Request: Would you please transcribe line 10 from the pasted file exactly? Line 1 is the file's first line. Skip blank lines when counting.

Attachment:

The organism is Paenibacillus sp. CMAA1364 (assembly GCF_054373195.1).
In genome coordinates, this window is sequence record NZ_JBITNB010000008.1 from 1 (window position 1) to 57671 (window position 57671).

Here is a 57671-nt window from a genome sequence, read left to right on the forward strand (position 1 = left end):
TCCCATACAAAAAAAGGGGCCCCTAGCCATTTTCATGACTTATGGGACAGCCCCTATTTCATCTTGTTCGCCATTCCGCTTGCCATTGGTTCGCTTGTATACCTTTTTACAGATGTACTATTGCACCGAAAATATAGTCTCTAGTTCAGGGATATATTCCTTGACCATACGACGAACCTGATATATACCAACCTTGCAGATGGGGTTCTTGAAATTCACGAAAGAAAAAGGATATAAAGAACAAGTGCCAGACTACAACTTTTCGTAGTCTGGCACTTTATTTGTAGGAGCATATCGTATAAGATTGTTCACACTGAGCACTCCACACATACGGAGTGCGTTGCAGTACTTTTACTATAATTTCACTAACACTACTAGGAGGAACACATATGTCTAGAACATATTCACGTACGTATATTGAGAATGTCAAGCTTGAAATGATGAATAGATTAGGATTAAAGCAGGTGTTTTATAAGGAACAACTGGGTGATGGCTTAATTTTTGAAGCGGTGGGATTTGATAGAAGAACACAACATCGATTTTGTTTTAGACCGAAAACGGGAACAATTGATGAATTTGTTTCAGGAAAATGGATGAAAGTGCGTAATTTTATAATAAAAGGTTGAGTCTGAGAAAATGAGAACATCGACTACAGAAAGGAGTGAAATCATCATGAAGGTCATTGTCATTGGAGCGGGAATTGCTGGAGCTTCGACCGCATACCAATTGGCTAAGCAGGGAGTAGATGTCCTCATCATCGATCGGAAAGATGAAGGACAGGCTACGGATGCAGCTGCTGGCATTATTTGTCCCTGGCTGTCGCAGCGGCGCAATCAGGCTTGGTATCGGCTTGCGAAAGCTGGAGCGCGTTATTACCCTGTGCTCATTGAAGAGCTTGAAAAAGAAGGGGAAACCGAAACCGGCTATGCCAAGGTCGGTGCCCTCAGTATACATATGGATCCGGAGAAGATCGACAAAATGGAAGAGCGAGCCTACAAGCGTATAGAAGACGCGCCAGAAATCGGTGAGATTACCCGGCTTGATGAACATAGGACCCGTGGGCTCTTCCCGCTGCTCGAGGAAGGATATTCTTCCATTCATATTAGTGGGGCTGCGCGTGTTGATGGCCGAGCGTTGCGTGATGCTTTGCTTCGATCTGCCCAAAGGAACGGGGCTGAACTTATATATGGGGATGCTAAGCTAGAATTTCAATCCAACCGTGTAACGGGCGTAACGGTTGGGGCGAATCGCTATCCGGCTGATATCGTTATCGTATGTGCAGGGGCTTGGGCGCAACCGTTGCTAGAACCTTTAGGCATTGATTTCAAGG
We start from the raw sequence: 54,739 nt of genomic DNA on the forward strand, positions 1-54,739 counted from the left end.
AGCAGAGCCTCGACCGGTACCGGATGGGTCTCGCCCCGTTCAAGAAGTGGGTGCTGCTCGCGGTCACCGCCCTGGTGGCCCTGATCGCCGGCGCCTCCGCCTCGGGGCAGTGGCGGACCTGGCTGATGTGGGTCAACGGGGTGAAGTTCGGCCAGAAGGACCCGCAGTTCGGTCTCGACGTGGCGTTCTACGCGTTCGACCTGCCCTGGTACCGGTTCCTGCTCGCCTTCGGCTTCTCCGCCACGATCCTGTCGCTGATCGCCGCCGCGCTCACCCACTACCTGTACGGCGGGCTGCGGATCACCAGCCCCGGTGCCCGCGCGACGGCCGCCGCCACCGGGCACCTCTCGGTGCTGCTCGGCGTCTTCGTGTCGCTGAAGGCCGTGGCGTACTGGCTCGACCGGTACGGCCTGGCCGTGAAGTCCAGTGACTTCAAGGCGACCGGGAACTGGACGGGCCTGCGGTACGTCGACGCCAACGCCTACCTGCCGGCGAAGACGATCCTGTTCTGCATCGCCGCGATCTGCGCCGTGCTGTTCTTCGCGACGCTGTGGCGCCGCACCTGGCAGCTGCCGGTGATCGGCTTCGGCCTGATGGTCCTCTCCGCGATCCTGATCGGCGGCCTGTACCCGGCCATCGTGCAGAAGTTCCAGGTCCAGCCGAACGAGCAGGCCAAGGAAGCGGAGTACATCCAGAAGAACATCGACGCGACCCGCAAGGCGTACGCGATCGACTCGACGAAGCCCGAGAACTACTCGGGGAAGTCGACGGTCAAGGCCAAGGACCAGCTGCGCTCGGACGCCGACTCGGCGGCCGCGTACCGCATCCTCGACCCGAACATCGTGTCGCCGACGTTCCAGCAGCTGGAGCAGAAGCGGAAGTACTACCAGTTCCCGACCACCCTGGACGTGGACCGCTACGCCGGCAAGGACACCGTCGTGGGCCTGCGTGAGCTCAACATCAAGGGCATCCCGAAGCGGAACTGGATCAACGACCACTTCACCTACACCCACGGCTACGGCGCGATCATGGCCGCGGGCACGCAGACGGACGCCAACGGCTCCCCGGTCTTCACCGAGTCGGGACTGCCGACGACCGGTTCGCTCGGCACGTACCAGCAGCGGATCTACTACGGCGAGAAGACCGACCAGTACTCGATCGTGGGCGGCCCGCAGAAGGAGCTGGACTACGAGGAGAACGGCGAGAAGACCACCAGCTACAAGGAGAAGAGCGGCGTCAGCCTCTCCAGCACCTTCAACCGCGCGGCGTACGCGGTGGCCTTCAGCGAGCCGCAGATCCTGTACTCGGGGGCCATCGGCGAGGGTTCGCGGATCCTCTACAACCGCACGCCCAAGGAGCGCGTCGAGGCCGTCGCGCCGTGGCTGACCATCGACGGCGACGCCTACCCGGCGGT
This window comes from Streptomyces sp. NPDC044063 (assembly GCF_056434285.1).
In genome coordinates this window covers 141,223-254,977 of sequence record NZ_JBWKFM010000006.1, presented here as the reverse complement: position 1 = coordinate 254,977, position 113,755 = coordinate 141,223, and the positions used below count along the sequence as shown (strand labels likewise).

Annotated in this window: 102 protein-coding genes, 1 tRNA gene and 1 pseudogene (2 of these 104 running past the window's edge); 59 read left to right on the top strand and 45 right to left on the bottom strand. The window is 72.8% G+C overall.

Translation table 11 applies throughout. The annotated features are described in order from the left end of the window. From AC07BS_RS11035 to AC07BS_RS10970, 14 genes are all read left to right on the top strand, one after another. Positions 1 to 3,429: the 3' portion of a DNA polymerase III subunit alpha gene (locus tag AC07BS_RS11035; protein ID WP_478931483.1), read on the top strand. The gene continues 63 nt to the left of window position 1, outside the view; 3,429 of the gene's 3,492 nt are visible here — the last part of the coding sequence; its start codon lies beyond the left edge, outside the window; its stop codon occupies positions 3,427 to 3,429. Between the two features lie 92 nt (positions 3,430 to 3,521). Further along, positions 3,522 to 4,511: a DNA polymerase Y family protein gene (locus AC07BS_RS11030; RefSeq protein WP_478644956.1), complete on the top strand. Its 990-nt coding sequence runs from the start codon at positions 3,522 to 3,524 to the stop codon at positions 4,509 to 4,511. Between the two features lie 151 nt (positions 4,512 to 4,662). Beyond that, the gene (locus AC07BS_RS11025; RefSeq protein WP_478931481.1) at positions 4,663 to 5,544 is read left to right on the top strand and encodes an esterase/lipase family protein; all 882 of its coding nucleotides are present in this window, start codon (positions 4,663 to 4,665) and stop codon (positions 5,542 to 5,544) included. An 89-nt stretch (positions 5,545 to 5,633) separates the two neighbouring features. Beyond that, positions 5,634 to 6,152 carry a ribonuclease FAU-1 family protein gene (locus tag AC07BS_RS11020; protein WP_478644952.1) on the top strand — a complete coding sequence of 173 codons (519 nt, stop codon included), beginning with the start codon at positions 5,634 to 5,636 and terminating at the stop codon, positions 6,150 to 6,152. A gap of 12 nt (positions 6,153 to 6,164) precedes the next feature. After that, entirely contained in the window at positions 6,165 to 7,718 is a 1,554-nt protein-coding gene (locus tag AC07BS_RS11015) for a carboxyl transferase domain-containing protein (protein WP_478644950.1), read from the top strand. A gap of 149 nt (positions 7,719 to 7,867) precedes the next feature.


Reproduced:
Translation table 11 applies throughout. The annotated features are described in order from the left end of the window. From AC07BS_RS11035 to AC07BS_RS10970, 14 genes are all read left to right on the top strand, one after another. Positions 1 to 3,429: the 3' portion of a DNA polymerase III subunit alpha gene (locus tag AC07BS_RS11035; protein ID WP_478931483.1), read on the top strand. The gene continues 63 nt to the left of window position 1, outside the view; 3,429 of the gene's 3,492 nt are visible here — the last part of the coding sequence; its start codon lies beyond the left edge, outside the window; its stop codon occupies positions 3,427 to 3,429. Between the two features lie 92 nt (positions 3,430 to 3,521). Further along, positions 3,522 to 4,511: a DNA polymerase Y family protein gene (locus AC07BS_RS11030; RefSeq protein WP_478644956.1), complete on the top strand. Its 990-nt coding sequence runs from the start codon at positions 3,522 to 3,524 to the stop codon at positions 4,509 to 4,511. Between the two features lie 151 nt (positions 4,512 to 4,662). Beyond that, the gene (locus AC07BS_RS11025; RefSeq protein WP_478931481.1) at positions 4,663 to 5,544 is read left to right on the top strand and encodes an esterase/lipase family protein; all 882 of its coding nucleotides are present in this window, start codon (positions 4,663 to 4,665) and stop codon (positions 5,542 to 5,544) included. An 89-nt stretch (positions 5,545 to 5,633) separates the two neighbouring features. Beyond that, positions 5,634 to 6,152 carry a ribonuclease FAU-1 family protein gene (locus tag AC07BS_RS11020; protein WP_478644952.1) on the top strand — a complete coding sequence of 173 codons (519 nt, stop codon included), beginning with the start codon at positions 5,634 to 5,636 and terminating at the stop codon, positions 6,150 to 6,152. A gap of 12 nt (positions 6,153 to 6,164) precedes the next feature. After that, entirely contained in the window at positions 6,165 to 7,718 is a 1,554-nt protein-coding gene (locus tag AC07BS_RS11015) for a carboxyl transferase domain-containing protein (protein WP_478644950.1), read from the top strand. A gap of 149 nt (positions 7,719 to 7,867) precedes the next feature.